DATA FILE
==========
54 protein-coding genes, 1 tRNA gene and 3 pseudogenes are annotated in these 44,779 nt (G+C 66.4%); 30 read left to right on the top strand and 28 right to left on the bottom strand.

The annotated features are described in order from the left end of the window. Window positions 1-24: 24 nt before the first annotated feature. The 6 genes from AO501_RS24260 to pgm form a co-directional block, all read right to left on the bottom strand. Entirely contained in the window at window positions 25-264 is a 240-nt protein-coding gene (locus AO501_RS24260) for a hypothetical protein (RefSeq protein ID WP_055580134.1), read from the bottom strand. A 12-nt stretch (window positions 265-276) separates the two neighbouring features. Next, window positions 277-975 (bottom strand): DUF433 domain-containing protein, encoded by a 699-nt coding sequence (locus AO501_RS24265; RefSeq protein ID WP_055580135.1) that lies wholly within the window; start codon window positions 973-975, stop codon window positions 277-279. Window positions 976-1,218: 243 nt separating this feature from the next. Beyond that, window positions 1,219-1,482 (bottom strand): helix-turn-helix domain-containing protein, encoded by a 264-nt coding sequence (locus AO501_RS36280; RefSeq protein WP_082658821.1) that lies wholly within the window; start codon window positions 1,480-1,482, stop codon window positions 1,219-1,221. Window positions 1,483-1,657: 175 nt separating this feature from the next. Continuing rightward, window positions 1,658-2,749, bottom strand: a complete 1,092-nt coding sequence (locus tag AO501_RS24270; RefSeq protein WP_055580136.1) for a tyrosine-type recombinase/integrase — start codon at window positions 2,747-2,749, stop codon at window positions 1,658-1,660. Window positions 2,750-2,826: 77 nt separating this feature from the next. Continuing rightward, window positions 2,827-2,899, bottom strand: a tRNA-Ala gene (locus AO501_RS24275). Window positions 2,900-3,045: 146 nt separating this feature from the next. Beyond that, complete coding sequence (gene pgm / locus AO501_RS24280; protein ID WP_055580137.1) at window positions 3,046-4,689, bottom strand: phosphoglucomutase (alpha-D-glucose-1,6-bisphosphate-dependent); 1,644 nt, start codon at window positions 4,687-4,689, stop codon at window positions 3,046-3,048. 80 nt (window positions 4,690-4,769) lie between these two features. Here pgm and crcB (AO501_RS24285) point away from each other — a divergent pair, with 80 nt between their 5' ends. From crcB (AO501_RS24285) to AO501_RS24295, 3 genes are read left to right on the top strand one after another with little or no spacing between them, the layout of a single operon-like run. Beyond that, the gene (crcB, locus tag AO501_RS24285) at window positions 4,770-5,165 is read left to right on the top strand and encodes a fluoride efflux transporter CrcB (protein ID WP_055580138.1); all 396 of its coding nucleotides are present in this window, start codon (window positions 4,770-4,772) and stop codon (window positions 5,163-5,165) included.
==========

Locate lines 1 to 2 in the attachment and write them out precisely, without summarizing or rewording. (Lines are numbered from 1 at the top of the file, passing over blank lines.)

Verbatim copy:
54 protein-coding genes, 1 tRNA gene and 3 pseudogenes are annotated in these 44,779 nt (G+C 66.4%); 30 read left to right on the top strand and 28 right to left on the bottom strand.

The annotated features are described in order from the left end of the window. Window positions 1-24: 24 nt before the first annotated feature. The 6 genes from AO501_RS24260 to pgm form a co-directional block, all read right to left on the bottom strand. Entirely contained in the window at window positions 25-264 is a 240-nt protein-coding gene (locus AO501_RS24260) for a hypothetical protein (RefSeq protein ID WP_055580134.1), read from the bottom strand. A 12-nt stretch (window positions 265-276) separates the two neighbouring features. Next, window positions 277-975 (bottom strand): DUF433 domain-containing protein, encoded by a 699-nt coding sequence (locus AO501_RS24265; RefSeq protein ID WP_055580135.1) that lies wholly within the window; start codon window positions 973-975, stop codon window positions 277-279. Window positions 976-1,218: 243 nt separating this feature from the next. Beyond that, window positions 1,219-1,482 (bottom strand): helix-turn-helix domain-containing protein, encoded by a 264-nt coding sequence (locus AO501_RS36280; RefSeq protein WP_082658821.1) that lies wholly within the window; start codon window positions 1,480-1,482, stop codon window positions 1,219-1,221. Window positions 1,483-1,657: 175 nt separating this feature from the next. Continuing rightward, window positions 1,658-2,749, bottom strand: a complete 1,092-nt coding sequence (locus tag AO501_RS24270; RefSeq protein WP_055580136.1) for a tyrosine-type recombinase/integrase — start codon at window positions 2,747-2,749, stop codon at window positions 1,658-1,660. Window positions 2,750-2,826: 77 nt separating this feature from the next. Continuing rightward, window positions 2,827-2,899, bottom strand: a tRNA-Ala gene (locus AO501_RS24275). Window positions 2,900-3,045: 146 nt separating this feature from the next. Beyond that, complete coding sequence (gene pgm / locus AO501_RS24280; protein ID WP_055580137.1) at window positions 3,046-4,689, bottom strand: phosphoglucomutase (alpha-D-glucose-1,6-bisphosphate-dependent); 1,644 nt, start codon at window positions 4,687-4,689, stop codon at window positions 3,046-3,048. 80 nt (window positions 4,690-4,769) lie between these two features. Here pgm and crcB (AO501_RS24285) point away from each other — a divergent pair, with 80 nt between their 5' ends. From crcB (AO501_RS24285) to AO501_RS24295, 3 genes are read left to right on the top strand one after another with little or no spacing between them, the layout of a single operon-like run. Beyond that, the gene (crcB, locus tag AO501_RS24285) at window positions 4,770-5,165 is read left to right on the top strand and encodes a fluoride efflux transporter CrcB (protein ID WP_055580138.1); all 396 of its coding nucleotides are present in this window, start codon (window positions 4,770-4,772) and stop codon (window positions 5,163-5,165) included.